They fervently believed the promise of Pakistan’s founder Muhammad Ali Jinnah that religious minorities would be protected. Sixty years later, their grandson says life in Kashmore has become unbearable. “The situation is getting worse every day,” he says.

Two of his uncles have been kidnapped and affluent Hindus are at particular risk from abduction gangs looking for ransom, he says.

Rights activists say the climate is indicative of progressive Islamisation over the last 30 years that has fuelled an increasing lack of tolerance to religious minorities, too often considered second class citizens.

Das says the only thing keeping him in Pakistan is his mother. “She has flatly refused to migrate, which hinders my plans. I can’t go without her,” he said.

Hindus make up 2.5 per cent of the 174 million people living in the nuclear-armed Muslim nation. Over 90 per cent live in Sindh, where they are generally wealthy and enterprising, making them easy prey for criminal gangs.

An official at the ministry of external affairs in New Delhi who declined to be named said: “Every month about eight to 10 Hindu families migrate from Pakistan. Most of them are well-off.”

He had no comment on whether the number was on the rise, but Hindu community groups in Pakistan say more people are leaving because of kidnappings, killings and even forced conversions of girls to Islam.

“Two of my brothers have migrated to India and an uncle to the UAE,” said Jay Ram, a farmer in Sindh’s northern district of Ghotki.

“It’s becoming too difficult to live here. Sindhis are the most tolerant community in the country vis-a-vis religious harmony, but deteriorating law and order is forcing them to move unwillingly,” he added.

Continue reading Pakistani Hindus seek safety in India

‘Institutions in Pak are on a head-on collision’

Q&A – Ayesha Siddiqa, Political Commentator

PAKISTAN IS in a political crisis, again. Prime Minister Yousaf Raza Gilani is openly targeting the army. The army and ISI are digging up dirt against the prime minister on Memogate and are angry with his statements. The judiciary is adamant on pursuing corruption cases against President Asif Ali Zardari and is charging the prime minister for contempt. Amidst all this chaos, talks of a possible coup are doing the rounds. Gilani has been summoned to appear before the Supreme Court. Controversial Pak-American businessman Mansoor Ijaz, the man who claimed to have delivered the controversial memo to the Americans, is to visit Pakistan on 24 January. Kunal Majumder spoke to Ayesha Siddiqa, Pakistan’s leading authority on civil-military relations, about her assessment of the changing equations between the army, judiciary and the government.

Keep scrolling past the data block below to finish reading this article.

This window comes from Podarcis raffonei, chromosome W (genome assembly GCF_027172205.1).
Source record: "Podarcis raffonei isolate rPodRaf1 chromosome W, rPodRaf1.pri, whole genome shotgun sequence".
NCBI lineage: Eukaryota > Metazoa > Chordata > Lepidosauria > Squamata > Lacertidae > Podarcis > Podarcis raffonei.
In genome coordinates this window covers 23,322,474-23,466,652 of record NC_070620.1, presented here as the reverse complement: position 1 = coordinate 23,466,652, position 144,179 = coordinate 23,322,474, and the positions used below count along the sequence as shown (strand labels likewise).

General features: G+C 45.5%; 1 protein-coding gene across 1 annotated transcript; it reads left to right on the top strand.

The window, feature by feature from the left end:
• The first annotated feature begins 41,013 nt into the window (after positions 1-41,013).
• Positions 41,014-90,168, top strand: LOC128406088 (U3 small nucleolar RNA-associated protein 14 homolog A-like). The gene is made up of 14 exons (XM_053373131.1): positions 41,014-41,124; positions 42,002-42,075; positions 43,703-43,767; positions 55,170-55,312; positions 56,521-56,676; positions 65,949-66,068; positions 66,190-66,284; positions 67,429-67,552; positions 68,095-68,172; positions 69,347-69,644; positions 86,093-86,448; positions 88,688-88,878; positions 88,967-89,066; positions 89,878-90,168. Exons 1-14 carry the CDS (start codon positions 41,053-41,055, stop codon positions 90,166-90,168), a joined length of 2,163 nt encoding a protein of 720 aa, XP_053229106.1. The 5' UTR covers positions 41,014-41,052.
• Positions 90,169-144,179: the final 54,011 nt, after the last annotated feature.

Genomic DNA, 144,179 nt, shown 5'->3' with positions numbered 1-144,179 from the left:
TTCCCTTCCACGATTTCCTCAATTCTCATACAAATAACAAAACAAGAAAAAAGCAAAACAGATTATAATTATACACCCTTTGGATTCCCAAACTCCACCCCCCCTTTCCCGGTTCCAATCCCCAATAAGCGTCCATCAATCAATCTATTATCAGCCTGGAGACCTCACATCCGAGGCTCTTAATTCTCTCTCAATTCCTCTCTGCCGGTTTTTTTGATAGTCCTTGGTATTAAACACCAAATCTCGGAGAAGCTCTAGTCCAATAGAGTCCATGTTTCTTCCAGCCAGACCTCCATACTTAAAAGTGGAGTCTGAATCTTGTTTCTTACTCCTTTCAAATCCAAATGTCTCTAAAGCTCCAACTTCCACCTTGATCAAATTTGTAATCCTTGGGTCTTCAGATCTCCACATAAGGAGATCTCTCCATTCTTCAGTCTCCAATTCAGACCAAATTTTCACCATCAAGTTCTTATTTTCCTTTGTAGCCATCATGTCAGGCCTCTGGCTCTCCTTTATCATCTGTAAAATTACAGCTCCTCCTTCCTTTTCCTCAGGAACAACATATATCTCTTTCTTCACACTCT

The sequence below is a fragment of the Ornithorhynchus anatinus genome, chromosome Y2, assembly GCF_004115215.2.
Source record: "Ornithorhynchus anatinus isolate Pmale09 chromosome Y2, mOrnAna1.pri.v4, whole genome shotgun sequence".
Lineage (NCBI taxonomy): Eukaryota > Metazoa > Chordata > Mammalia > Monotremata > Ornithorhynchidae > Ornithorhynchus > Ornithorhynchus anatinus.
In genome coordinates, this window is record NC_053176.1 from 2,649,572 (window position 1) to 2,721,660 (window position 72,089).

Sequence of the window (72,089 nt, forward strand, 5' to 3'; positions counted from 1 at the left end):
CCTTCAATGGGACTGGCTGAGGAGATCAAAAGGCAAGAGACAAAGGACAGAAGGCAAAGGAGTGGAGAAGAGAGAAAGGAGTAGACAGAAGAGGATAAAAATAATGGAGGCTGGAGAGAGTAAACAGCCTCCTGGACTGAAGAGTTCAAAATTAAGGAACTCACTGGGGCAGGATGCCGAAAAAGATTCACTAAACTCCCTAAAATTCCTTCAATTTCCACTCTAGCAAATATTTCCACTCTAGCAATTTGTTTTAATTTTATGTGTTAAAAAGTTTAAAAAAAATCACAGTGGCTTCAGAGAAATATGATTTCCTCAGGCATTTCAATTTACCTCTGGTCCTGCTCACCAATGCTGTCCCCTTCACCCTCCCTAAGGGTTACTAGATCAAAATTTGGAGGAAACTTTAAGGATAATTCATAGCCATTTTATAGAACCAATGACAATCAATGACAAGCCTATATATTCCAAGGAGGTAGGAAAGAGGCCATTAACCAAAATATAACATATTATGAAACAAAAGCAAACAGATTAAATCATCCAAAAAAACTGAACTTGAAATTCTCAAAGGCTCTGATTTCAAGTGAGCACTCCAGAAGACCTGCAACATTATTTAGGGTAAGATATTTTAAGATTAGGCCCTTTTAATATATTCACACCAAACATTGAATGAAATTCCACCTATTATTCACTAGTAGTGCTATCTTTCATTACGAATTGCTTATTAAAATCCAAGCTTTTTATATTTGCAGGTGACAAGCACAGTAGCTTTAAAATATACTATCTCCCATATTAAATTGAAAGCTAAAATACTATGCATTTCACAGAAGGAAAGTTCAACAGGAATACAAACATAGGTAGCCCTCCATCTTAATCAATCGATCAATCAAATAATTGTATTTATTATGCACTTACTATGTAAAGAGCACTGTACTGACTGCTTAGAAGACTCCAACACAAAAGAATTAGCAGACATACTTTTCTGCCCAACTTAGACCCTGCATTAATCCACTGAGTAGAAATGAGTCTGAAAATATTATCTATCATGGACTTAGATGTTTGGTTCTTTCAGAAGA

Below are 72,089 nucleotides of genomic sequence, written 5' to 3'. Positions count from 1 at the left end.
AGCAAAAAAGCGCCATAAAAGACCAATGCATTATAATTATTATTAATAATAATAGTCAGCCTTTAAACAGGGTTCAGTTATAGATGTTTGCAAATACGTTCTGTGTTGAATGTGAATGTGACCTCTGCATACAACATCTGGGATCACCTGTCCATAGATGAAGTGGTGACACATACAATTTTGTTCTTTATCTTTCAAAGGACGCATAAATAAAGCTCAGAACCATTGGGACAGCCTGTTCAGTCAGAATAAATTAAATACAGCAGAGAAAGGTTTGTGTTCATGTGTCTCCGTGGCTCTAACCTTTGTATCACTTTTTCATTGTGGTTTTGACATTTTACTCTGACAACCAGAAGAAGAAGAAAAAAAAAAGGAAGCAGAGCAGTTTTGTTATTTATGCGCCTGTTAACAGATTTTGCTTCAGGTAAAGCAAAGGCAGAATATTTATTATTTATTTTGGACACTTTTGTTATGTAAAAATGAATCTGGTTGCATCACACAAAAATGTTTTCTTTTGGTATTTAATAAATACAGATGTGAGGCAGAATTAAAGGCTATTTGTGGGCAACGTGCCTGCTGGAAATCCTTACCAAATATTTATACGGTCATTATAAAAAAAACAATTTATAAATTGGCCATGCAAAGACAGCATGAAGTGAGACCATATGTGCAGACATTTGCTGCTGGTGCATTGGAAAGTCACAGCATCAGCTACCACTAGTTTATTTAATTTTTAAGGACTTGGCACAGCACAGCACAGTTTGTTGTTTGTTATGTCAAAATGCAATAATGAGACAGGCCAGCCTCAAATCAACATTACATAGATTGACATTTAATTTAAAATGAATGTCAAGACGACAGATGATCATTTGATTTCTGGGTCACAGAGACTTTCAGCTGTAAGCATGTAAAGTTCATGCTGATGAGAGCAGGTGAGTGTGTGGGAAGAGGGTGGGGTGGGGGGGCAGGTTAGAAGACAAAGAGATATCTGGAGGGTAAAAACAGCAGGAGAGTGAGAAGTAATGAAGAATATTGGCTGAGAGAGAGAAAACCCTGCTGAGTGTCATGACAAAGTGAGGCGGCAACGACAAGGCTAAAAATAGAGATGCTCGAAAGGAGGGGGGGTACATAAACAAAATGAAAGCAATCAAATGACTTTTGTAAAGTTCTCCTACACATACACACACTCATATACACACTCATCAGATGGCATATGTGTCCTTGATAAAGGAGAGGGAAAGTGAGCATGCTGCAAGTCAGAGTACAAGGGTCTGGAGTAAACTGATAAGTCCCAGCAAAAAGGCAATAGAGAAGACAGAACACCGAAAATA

Excerpts From An Interview

A lot of commentators are suggesting that a coup is not possible in Pakistan anymore. Do you agree with this assessment?

I wouldn’t agree that it is impossible, but at this moment, it doesn’t seem likely. A coup will happen only when the army runs out of options. Now, the military has other options available. It has a fiery judiciary ….

Read more » Tehelka

‘Memogate’ commission should examine existing evidence, not create new evidence

By Beena Sarwar

What is ‘Memogate’? The ‘memo’ in question is a letter allegedly written at the behest of Pakistan’s President by the Ambassador to Washington Husain Haqqani, asking USA to prevent a possible military coup in Pakistan after US Navy Seals killed Osama bin Laden in Abbottabad, Pakistan on May 2, 2011. Haqqani denied the allegations, sent in a letter offering to resign in order to facilitate an impartial inquiry, and returned to Pakistan to clear his name. Instead, he found his resignation letter accepted. The Supreme Court barred his exit from Pakistan. He has been forced for his own safety to confine himself first to the Presidency and then to the Prime Minister House. On Dec 30, 2011, The Supreme Court in response to a petition against the ‘memo’ formed a three-member judicial commission to look into the matter that the media has dubbed as ‘memogate’.

Asma Jahangir, counsel for Husain Haqqani and former Supreme Court Bar Association President, has refused to appear before the commission saying that she does not trust the judiciary. She has said that instead of forming a commission to create or produce new evidence the Supreme Court should have looked into the evidence placed before it to decide whether there was a prima facie case and whether the court could proceed to enforce any fundamental rights by making a binding order.

The entire affair appears to be geared towards undermining the democratic political process in Pakistan – specifically at targeting President Asif Ali Zardari, using Husain Haqqani as a vehicle. Asma Jahangir has unequivocally termed the Supreme Court’s judgment as a victory for the military that has run affairs in Pakistan for decades and is obviously still all-powerful behind the scenes.

Asma Jahangir has argued that the Supreme Court had no right to bar Haqqani’s travel abroad. Nor does Supreme Court or the judicial commission set up, have the right to demand Blackberry (RIM) data without due process of law. No server (BU or RIM) should share data with Commission, which is essentially pursuing a political dispute, not criminal charges. The judiciary seems to be ruling on the basis of national security ideology instead of constitution and law.